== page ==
I thought about that today as I was listening to a webinar about "responsive web design." That term means to design your internet communication to respond to any size or shape device the human is using to see or read it.
Yes, the "desktop" era is actually ending. Last year, when more phones and tablets came bursting on the scene, and people also started hooking up their keyboards via bluetooth to play on large wall television sets as monitors, the desktop just became one more "device" . . . somewhere in the middle. This is quite a stunning transition.
When someone goes to see your online offerings . . . They may do it on a phone. They may do it on a wall screen. They may do it on a one inch web wristwatch. They may do it on a tablet. And, yes, they may still do it on a 15 or 19 or 21 or 26 inch monitor standing on their desk. The percentages of people who use one "device" over another is shifting so fast we can barely publish the numbers before they are outdated.
For you, well you can see anything anytime anywhere. I was trying to view something on a large tablet today, and I realized it needed wifi, oh! I have gotten so used to having a tablet with built in web service just like my phone, that I forgot I could not just go online instantly in the middle of the table at the Northgate mall to make my point in a conversation. We literally can see anything or do anything just about anywhere. I bought something from a food vendor. They swiped my card on their tablet with a square swiper, and it emailed me my receipt. Even a mall vendor is now paperless.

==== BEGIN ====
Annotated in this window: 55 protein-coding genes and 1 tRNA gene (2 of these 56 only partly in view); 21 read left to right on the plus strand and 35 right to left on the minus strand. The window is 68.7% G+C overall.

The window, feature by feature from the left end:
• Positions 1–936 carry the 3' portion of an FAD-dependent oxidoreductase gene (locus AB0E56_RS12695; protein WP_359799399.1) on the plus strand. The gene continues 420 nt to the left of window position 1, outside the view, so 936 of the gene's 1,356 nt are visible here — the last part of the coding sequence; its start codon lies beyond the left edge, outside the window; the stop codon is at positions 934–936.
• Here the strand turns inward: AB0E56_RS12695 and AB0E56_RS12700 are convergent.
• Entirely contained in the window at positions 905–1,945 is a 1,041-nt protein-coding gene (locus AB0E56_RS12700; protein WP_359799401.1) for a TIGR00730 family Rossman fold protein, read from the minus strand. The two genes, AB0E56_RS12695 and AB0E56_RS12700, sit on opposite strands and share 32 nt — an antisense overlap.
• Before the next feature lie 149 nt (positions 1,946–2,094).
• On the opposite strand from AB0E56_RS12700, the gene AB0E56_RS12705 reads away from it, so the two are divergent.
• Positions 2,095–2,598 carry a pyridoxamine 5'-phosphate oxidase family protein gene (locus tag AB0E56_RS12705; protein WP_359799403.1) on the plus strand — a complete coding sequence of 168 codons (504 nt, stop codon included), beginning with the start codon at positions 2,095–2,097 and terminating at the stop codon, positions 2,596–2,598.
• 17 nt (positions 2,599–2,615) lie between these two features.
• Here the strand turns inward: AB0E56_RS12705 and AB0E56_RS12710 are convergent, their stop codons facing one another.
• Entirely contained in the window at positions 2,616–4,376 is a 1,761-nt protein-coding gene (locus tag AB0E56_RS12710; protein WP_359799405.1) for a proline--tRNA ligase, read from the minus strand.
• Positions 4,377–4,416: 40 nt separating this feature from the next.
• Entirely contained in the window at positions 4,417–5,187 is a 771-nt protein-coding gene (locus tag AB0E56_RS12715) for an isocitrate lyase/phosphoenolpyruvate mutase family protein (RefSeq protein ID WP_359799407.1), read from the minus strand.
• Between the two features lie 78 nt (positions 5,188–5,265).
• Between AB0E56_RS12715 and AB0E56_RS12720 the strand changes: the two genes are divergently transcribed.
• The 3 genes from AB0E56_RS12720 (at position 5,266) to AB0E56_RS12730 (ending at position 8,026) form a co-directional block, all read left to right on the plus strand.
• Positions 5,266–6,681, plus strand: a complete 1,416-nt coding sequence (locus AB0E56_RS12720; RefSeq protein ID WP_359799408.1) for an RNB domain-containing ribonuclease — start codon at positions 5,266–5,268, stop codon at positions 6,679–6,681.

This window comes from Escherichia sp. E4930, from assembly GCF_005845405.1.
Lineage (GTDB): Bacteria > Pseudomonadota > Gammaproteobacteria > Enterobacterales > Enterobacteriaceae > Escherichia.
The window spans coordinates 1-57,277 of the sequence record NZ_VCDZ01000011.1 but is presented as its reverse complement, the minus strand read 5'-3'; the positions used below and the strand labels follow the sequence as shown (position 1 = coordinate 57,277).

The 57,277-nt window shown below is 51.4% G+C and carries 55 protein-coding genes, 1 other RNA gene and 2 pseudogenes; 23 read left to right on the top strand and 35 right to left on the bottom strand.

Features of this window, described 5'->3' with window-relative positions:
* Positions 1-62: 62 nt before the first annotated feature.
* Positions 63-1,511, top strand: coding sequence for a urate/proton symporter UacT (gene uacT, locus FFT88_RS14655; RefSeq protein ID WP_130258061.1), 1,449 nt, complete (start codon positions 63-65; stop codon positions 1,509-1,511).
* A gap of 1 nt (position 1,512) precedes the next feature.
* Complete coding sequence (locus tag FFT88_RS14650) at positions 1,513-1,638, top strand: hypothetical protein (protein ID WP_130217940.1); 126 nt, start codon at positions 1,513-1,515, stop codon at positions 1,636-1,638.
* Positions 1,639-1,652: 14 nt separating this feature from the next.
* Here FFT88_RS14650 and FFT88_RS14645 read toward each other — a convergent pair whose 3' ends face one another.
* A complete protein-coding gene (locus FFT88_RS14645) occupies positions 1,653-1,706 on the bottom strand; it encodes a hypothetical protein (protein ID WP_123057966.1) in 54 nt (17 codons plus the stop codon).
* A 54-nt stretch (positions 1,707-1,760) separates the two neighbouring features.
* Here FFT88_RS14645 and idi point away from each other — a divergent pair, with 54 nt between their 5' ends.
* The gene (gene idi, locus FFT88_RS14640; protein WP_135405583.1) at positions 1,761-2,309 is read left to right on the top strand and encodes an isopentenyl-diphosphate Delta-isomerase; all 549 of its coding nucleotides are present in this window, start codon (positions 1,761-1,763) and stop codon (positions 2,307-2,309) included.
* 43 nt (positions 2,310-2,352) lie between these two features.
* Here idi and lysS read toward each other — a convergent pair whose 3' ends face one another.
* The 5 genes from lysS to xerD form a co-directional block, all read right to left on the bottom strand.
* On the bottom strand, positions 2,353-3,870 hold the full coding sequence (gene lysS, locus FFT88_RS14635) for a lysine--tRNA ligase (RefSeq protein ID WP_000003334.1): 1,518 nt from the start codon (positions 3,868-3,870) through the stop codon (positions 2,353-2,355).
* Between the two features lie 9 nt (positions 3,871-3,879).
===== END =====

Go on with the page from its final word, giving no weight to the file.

Well, actually, do you even know who sees that? People will go to your "URL" or website address from anywhere on anything. They may never see a thing that looks like a page, the thing you put a lot of work into making look just right with images and ads and good articles. They will see it at 2 inches, or 21 inches, or 6 inches. The idea of a desktop website is now outlived by all the ideas that have come after it. It is time to change the way we produce our online information.
No more "pages". Those who built web content now are making it portable content chunks that can be styled to display beautifully anywhere. It feels odd to watch times changing so fast, doesn't it? Our adult invention of this wonderful computer has already morphed into another style of living. It is time all of us, and our business and marketing communications became ready to be served on just about any device . . . even sometimes a desktop computer.
Is your website ready? Oh, do we even call it a website anymore? Um, sorry, let's say, "your web address." Is your "web content" ready for this new style of living?
Image credits: online pictures of "Apple's rumored curved-glass wrist computer mockup" and "Samsung flexible AMOLED display" from their prototype videos.
Pepper Oldziey is a graphic designer who has been in busisness for 43 years, a web coder and developer, a trainer and educator, a search engine optimization specialist and a corporate web strategist. Her company is Peppergraphics Design Studio. She is available for consultation on your company's web strategy.